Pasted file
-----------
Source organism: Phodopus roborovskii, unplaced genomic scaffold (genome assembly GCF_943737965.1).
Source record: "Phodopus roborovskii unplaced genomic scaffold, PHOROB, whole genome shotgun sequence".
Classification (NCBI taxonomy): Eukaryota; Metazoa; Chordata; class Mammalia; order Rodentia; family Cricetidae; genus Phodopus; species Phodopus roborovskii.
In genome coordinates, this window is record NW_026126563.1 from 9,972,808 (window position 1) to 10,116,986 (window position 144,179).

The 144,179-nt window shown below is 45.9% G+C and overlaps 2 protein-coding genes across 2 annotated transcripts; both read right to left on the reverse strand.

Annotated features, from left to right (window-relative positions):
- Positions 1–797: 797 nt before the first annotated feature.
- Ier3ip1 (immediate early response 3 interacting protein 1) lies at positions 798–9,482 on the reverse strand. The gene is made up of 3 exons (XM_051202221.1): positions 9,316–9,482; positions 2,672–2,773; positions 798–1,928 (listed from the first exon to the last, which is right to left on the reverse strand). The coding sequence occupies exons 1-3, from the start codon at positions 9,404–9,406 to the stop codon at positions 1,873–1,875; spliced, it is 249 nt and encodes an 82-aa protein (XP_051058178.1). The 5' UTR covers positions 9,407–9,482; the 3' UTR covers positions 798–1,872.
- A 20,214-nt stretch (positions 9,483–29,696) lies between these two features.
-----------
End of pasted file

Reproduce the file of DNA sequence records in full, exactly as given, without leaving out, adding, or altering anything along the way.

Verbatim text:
Source organism: Phodopus roborovskii, unplaced genomic scaffold (genome assembly GCF_943737965.1).
Source record: "Phodopus roborovskii unplaced genomic scaffold, PHOROB, whole genome shotgun sequence".
Classification (NCBI taxonomy): Eukaryota; Metazoa; Chordata; class Mammalia; order Rodentia; family Cricetidae; genus Phodopus; species Phodopus roborovskii.
In genome coordinates, this window is record NW_026126563.1 from 9,972,808 (window position 1) to 10,116,986 (window position 144,179).

The 144,179-nt window shown below is 45.9% G+C and overlaps 2 protein-coding genes across 2 annotated transcripts; both read right to left on the reverse strand.

Annotated features, from left to right (window-relative positions):
- Positions 1–797: 797 nt before the first annotated feature.
- Ier3ip1 (immediate early response 3 interacting protein 1) lies at positions 798–9,482 on the reverse strand. The gene is made up of 3 exons (XM_051202221.1): positions 9,316–9,482; positions 2,672–2,773; positions 798–1,928 (listed from the first exon to the last, which is right to left on the reverse strand). The coding sequence occupies exons 1-3, from the start codon at positions 9,404–9,406 to the stop codon at positions 1,873–1,875; spliced, it is 249 nt and encodes an 82-aa protein (XP_051058178.1). The 5' UTR covers positions 9,407–9,482; the 3' UTR covers positions 798–1,872.
- A 20,214-nt stretch (positions 9,483–29,696) lies between these two features.